Major Aged Care Reforms: What to expect
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New Aged Care Act Could Be Delayed – An Update for Providers April 2024

9/04/24
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The Government has suggested that it will delay the start of the new Aged Care Act. What does this mean and how does it affect aged care providers?

Note: this information is current as at 9 April 2024.

 

Background

  • The Government was planning to make three interrelated major reforms to aged care on 1 July 2024:
  1. new Aged Care Act
  2. new Aged Care Quality Standards
  3. new regulatory model
  • The new Act will introduce a new “person-centred” aged care system that includes a Statement of Rights; it will set new obligations for providers and workers and expand the powers of the regulators.
  • The new Standards will reduce the number of Standards from eight to seven, and consolidate some areas covered by each of the current Standards. There will be a new Food and Nutrition Standard.
  • The new regulatory model will require providers to register under a “registration category”. Registration is expected to be for three years at a time. There will be a transition period to help providers adapt to the new model.

 

The Delay: What We Know So Far

The Government has said that it will change the start date for the new Aged Care Act. The Government has not said when the new start date will be. These are the key points:

  • In early April 2024, Nine News leaked Government documents which said that the implementation date for the new Aged Care Act was “TBC”. The documents suggested that instead of a start date of 1 July 2024, the laws might commence in January or July 2025.
  • On 3 April 2024, the Minister for Aged Care released a statement which said, “The Government is now considering the extensive and valuable feedback to refine and finalise the draft legislation before it is introduced to Parliament. We will update the commencement date of the legislation following these updates and before the bill is introduced to the Parliament.”

 

When Will the New Aged Care Act Commence?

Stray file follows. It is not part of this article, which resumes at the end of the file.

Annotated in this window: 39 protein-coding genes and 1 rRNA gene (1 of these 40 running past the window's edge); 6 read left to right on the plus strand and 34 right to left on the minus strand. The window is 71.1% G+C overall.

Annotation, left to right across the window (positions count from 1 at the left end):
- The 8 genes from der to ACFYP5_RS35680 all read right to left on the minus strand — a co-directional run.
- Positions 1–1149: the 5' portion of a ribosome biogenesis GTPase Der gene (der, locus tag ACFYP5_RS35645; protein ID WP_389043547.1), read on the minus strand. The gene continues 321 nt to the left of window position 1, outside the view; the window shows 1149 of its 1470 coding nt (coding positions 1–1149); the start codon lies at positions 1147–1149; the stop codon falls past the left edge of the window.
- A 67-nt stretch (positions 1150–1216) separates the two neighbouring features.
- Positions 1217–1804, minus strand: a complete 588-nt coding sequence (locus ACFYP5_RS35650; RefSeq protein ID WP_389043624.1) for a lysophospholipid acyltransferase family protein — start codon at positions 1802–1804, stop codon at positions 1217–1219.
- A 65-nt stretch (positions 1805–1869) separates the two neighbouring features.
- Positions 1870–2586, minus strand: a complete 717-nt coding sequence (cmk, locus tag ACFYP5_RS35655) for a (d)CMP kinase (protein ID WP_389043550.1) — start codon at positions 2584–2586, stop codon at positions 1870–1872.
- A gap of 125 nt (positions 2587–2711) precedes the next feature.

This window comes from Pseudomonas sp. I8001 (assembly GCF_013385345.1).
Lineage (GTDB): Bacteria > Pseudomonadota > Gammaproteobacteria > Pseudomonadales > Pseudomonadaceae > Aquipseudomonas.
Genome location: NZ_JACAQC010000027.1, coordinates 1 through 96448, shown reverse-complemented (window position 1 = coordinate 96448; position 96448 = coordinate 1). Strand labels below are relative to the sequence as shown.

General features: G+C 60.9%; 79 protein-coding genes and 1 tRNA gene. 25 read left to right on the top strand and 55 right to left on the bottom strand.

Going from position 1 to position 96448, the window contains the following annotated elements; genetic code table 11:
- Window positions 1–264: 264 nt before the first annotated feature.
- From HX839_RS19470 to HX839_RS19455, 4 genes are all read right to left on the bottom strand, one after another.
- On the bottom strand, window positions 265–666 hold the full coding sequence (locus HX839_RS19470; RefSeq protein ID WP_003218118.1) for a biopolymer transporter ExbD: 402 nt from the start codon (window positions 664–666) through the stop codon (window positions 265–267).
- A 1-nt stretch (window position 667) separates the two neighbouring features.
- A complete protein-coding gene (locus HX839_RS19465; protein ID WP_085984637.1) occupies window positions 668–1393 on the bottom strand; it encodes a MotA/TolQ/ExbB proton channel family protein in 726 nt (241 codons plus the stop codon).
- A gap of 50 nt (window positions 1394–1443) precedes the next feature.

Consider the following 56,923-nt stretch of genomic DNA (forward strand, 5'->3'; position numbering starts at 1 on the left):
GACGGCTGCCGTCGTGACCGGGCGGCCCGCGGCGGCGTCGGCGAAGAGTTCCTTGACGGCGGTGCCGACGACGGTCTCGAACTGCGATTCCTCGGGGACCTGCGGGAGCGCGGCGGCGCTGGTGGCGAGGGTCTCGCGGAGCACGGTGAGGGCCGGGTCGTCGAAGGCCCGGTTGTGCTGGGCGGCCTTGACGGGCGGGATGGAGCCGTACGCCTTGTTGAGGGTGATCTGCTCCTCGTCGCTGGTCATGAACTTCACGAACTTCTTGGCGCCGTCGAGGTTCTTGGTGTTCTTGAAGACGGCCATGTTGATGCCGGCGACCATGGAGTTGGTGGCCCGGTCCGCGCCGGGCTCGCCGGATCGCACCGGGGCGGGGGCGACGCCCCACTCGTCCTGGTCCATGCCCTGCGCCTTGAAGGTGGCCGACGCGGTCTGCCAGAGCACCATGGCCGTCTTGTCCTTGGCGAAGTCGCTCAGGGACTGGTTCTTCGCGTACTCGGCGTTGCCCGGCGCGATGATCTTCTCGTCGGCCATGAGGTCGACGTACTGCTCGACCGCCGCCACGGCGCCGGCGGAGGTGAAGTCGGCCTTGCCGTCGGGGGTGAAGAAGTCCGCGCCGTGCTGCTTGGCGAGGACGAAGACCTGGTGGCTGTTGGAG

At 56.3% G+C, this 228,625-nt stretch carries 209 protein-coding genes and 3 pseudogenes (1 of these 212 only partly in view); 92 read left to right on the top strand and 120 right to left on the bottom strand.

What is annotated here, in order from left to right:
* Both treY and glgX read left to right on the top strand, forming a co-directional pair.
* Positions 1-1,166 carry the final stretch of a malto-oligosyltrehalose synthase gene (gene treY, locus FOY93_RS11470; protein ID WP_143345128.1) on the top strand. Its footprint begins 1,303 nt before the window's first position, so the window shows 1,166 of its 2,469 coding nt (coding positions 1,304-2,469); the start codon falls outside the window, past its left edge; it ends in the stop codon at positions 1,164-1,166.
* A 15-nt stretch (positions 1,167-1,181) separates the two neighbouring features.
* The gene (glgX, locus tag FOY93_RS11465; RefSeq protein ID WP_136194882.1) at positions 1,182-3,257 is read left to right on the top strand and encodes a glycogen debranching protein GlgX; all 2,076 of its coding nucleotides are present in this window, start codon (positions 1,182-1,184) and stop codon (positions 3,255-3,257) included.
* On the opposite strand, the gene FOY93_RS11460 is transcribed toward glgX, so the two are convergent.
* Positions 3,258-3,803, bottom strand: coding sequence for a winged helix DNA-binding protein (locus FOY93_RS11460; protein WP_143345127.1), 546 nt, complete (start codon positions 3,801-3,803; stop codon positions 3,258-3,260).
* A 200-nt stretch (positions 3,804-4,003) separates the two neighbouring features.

We don’t know. The Government has said that it will change the start date but hasn’t said what the new start date will be. There is some suggestion that the date might be January or July 2025.

 

What About the New Aged Care Standards? Will They Be Delayed?

It is likely that the new Aged Care Standards will also be delayed but we don’t know this for sure.

To bring the new Standards into force, the Government must pass a law. According to the Department of Health and Aged Care, the Government’s original plan was for the new Standards to be “drafted into legislation under the new Aged Care Act”. In other words, the Government would use the new Aged Care Act to bring the new Standards into force.

This suggests that the new Standards will start at the same time as the new Act. However, we don’t know this for sure. The Government could treat the new Act and the new Standards separately, postponing the new Act until 2025 but passing a simpler law to start the new Standards on 1 July 2024.

 

What About the New Regulatory Model? Will this be Delayed?

Probably. Many of the changes to the regulatory model must be made via the new Aged Care Act, so it is most likely that the new regulatory model will commence at the same time as the new Act, whenever that may be. In fact, the new regulatory model will probably commence sometime after the new Act commences. This is because there will be a transition period to help providers adapt to the new model.

 

What Can Providers Do Now?

Stay alert and wait for more information from the Minister for Aged Care. Refer to our Aged Care Wrap for a fortnightly summary of aged care news.

 

 

Aged Care Reform Guide 2024

 

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About the Author

Mark Bryan

Mark is a Legal Content Consultant at Ideagen CompliSpace and the editor for Aged Care Essentials (ACE). Mark has worked as a Legal Policy Officer for the Commonwealth Attorney-General’s Department and the NSW Department of Justice. He also spent three years as lead editor for the private sessions narratives team at the Royal Commission into Institutional Responses to Child Sexual Abuse. Mark holds a bachelor’s degree in Arts/Law from the Australian National University with First Class Honours in Law, a Graduate Diploma in Writing from UTS and a Graduate Certificate in Film Directing from the Australian Film Television and Radio School.

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